Maddison, A. (2001), The World Economy: A Millennial Perspective, Paris: OECD.

Sachs, J. (2005), The End of Poverty: Economic Possibilities for Our Time, New York: Penguin Press.

Sen, A. (1983). ?Development: Which Way Now?? Economic Journal, Vol. 93, Issue 372: 745-62

Juan-Pedro Garces-Voisenat is Visiting Assistant Professor of Economics at Wake Forest University.?? His most recent research explores the influence of education on institutional development and the measurement of the quality of education in developing countries, with particular reference to South America.? Email:

Copyright (c) 2011 by EH.Net. All rights reserved. This work may be copied for non-profit educational uses if proper credit is given to the author and the list. For other permission, please contact the EH.Net Administrator ( Published by EH.Net (June 2011). All EH.Net reviews are archived at

Subject(s):Economic Development, Growth, and Aggregate Productivity
Living Standards, Anthropometric History, Economic Anthropology
Geographic Area(s):General, International, or Comparative
Time Period(s):20th Century: WWII and post-WWII

The Plans That Failed: An Economic History of the GDR

Author(s):Steiner, André
Reviewer(s):Polyakova, Maria

Published by EH.NET (April 2011)

Andr? Steiner, The Plans That Failed: An Economic History of the GDR. (Translated from German by Ewald Osers.) New York: Berghahn Books, 2010. xiii + 228 pp. $60 (hardback), ISBN: 978-1-84545-748-8.

Reviewed for EH.Net by Maria Polyakova, Department of Economics, M.I.T.

In 1945, the Third Reich unconditionally surrendered to the Allied forces of Great Britain, France, the United States and the Soviet Union. The Allies occupied Germany in the same year, splitting the country and its capital into four Zones of Occupation. The northeastern part of modern Germany became the Soviet Occupation Zone governed by the Soviet Military Administration. In 1949, four years after the end of the War, the Socialist Unity Party of Germany (SED) proclaimed the foundation of the German Democratic Republic (GDR), also known as East Germany, in place of the Soviet Zone. The political history of East Germany has had a number of academic and broad audience publications devoted to it. Detailed analysis of its economic history, on the other hand, has been surprisingly scarce in comparison.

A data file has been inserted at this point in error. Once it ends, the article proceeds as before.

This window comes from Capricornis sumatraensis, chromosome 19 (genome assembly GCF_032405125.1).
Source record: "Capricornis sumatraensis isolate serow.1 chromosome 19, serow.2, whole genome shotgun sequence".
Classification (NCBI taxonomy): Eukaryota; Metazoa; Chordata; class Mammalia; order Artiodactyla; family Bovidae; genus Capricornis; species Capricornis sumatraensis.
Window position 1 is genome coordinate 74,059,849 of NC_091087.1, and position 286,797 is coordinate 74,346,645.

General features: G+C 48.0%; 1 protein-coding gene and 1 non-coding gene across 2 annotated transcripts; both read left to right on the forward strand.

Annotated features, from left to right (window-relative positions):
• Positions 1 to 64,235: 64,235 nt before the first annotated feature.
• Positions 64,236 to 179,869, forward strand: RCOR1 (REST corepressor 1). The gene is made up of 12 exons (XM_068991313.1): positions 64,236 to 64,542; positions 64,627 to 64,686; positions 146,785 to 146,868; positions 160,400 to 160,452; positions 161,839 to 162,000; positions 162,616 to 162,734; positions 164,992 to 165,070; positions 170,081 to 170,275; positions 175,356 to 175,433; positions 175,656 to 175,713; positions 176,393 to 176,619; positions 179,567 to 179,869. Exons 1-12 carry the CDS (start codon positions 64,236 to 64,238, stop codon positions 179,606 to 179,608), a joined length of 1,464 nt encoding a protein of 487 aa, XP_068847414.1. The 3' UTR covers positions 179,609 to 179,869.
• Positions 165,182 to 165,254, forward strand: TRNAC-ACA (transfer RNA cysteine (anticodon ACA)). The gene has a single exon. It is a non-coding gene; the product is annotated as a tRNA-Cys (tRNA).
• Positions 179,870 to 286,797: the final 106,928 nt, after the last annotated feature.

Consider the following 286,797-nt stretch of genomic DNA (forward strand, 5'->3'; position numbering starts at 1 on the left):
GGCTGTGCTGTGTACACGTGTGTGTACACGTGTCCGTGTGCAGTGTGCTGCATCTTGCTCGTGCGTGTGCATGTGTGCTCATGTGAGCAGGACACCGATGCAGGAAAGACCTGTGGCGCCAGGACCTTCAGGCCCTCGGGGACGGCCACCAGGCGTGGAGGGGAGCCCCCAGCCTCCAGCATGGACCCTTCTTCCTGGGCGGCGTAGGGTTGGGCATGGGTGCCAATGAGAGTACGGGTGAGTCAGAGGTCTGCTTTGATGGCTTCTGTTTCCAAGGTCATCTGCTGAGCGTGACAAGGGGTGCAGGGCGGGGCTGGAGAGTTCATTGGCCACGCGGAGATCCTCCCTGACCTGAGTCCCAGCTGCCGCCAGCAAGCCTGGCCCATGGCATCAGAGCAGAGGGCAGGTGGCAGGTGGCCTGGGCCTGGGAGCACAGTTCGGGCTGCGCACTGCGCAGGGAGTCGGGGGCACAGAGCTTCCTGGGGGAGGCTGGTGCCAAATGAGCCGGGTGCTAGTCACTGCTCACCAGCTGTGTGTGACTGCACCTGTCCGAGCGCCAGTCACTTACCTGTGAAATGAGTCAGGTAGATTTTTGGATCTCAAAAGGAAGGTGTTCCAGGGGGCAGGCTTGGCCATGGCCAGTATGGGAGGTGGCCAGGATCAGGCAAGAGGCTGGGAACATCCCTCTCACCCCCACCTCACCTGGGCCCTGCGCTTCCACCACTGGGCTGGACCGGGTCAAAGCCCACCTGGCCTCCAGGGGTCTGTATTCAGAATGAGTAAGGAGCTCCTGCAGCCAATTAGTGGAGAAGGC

Andr? Steiner, Research Director for the Department of Economic and Social History at the Center for Contemporary History Potsdam (ZZF) and professor of economic and social history at the University of Potsdam, attempts to reduce this gap. The study is meant primarily to provide an analytical summary of the existing research on the topic (both by Steiner himself and other scholars) and accomplishes its goal well.? In about 200 pages of condensed prose, Steiner presents a detailed, yet concise, overview of the key economic decisions and policies — and their consequences — that characterized the socialist German state from 1945 to 1990. In his account, Steiner relies on a number of primary and secondary sources that include published collections of documents, archival materials, and scholarly writings. Among these sources are diverse protocols from the political discussions of the time, contemporary legal and regulatory publications, as well as analytical books and articles written in the midst of the historical developments.

Steiner?s main questions are ?why things happened the way they happened and, above all, what alternatives were available and why they were not chosen? (p. 1) as well as ?how was it possible … that the system survived for forty years? (p. 7). Steiner rightfully claims that, just by observing the end result of the economic development in the GDR, we cannot be confident that the system of the centrally planned economy, in and of itself, was the key reason for the failure of East Germany.? To get closer to the heart of the matters, Steiner lays out the details of the economic development of the GDR in six chapters. In each chapter, he considers both the political economy of the policies and the daily experience of the GDR?s population during different ?political caesuras? (p. 8) of the GDR?s economic history. The hard work of organizing and explaining the often chaotic and controversial economic events (as well as their academic accounts) in East Germany, allows Steiner to conclude that, indeed, ?the crucial negative element was the planned-economy system? (p. 1). This conclusion will hardly surprise the readers familiar with East German history. The merit of the book, however, lies in its well-structured account of the events and the relevant primary sources. These serve to convince readers of the non-dogmatic objectivity of the book?s conclusion.??